Cooling after Warming: pCO2 Undershoot Forced By Organic Carbon Burial Following the End-Triassic Mass Extinction

Monday, 15 December 2014
Aviv Bachan1, Adam B Jost2, Bas van de Schootbrugge3 and Jonathan Payne2, (1)Pennsylvania State Univ, University Park, PA, United States, (2)Stanford University, Los Altos Hills, CA, United States, (3)Goethe University Frankfurt, Frankfurt Am Main, Germany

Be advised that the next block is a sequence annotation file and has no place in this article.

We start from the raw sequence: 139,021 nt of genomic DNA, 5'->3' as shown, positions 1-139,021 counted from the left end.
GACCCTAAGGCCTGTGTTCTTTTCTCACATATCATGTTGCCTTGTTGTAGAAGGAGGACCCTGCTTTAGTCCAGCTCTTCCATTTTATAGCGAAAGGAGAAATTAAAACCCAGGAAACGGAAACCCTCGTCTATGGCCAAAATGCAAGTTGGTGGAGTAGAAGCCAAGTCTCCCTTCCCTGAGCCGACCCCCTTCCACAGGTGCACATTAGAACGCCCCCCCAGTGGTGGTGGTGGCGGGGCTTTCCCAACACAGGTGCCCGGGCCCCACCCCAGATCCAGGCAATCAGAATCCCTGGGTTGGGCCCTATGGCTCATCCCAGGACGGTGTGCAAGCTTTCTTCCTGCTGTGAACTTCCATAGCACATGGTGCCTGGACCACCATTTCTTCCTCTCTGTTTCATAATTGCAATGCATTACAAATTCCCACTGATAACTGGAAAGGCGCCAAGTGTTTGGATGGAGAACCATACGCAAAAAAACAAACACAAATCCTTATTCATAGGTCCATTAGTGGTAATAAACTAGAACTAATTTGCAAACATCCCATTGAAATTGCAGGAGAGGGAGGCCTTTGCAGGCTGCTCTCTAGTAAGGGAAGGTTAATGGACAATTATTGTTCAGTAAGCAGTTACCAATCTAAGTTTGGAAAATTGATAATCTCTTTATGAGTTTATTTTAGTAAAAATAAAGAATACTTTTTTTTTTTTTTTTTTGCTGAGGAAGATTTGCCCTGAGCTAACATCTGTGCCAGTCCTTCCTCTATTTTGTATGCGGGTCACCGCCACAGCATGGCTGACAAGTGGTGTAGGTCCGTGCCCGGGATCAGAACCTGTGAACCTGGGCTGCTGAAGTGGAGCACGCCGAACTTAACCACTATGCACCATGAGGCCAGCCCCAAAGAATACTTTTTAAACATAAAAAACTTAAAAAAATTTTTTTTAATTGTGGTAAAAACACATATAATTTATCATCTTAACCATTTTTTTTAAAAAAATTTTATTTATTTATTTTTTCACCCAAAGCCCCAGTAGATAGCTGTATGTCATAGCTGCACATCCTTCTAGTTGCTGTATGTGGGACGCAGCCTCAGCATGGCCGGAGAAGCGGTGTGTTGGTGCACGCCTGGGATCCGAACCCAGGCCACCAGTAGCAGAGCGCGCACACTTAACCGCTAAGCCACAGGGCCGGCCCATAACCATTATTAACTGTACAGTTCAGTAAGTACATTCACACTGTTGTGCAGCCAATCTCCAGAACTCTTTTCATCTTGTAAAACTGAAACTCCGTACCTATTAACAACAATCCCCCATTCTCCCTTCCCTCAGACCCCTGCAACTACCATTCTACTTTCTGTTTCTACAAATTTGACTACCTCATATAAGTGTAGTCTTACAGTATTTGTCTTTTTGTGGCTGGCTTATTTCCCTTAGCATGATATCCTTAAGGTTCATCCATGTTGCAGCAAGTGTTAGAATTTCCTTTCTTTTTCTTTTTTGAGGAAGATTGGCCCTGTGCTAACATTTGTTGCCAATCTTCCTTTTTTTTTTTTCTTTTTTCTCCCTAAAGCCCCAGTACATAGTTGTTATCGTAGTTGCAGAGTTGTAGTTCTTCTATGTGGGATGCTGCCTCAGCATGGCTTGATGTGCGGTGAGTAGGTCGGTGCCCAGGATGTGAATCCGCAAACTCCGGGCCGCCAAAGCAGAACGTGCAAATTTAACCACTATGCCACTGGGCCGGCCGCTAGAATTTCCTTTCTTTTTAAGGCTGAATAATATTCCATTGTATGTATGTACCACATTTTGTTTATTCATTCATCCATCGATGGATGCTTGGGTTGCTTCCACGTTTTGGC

In the lowermost Jurassic, following the end-Triassic mass extinction, coupled positive δ34S and δ13C excursions indicate elevated rates of organic carbon burial. These coupled excursions have been most widely interpreted to result from ocean anoxia driven by warming induced via CO2 effusion from the Central Atlantic Magmatic Province (CAMP). Yet, recent stratigraphic correlations suggest the positive excursions corresponded with an interval – identified by paleosol proxy data – during which pCO2 dropped below pre-extinction baseline levels following the cessation of CAMP activity. If so, the positive δ13C excursion could not have been directly related to CAMP induced warming, nor the pCO2 undershoot driven by enhanced drawdown of carbon by weathering of fresh CAMP basalts. The enhanced weathering of silicate rock can cause a reduction in pCO2, but it cannot increase the ratio of Corg to Ccarb burial – a prerequisite for an increase in δ13C value of the ocean. Here we use a carbon cycle model to test whether the establishment of anoxic marine conditions can account for both the positive δ13C excursion and pCO2 undershoot indicated by the paleosol proxy record. Anoxia leads to high rates of organic carbon burial because it is sustained by enhanced remineralization of phosphate within sulfidic bottom waters. Enhanced return of phosphate to the marine water column fuels further productivity, resulting in the stabilization of anoxia even in the face of rising pO2 and a declining supply of phosphate from weathering. We parameterize this behavior in the model by imparting hysteresis to the C:P burial ratio of sediments such that it remains high even as pCO2 declines past baseline levels, resulting in a pCO2 undershoot accompanying the positive carbon isotope excursion. This interpretation of the data suggests that the negative feedbacks that respond to warming may overcompensate, resulting not in a smooth exponential decay, as the recovery is often modeled, but rather in a non-linear response.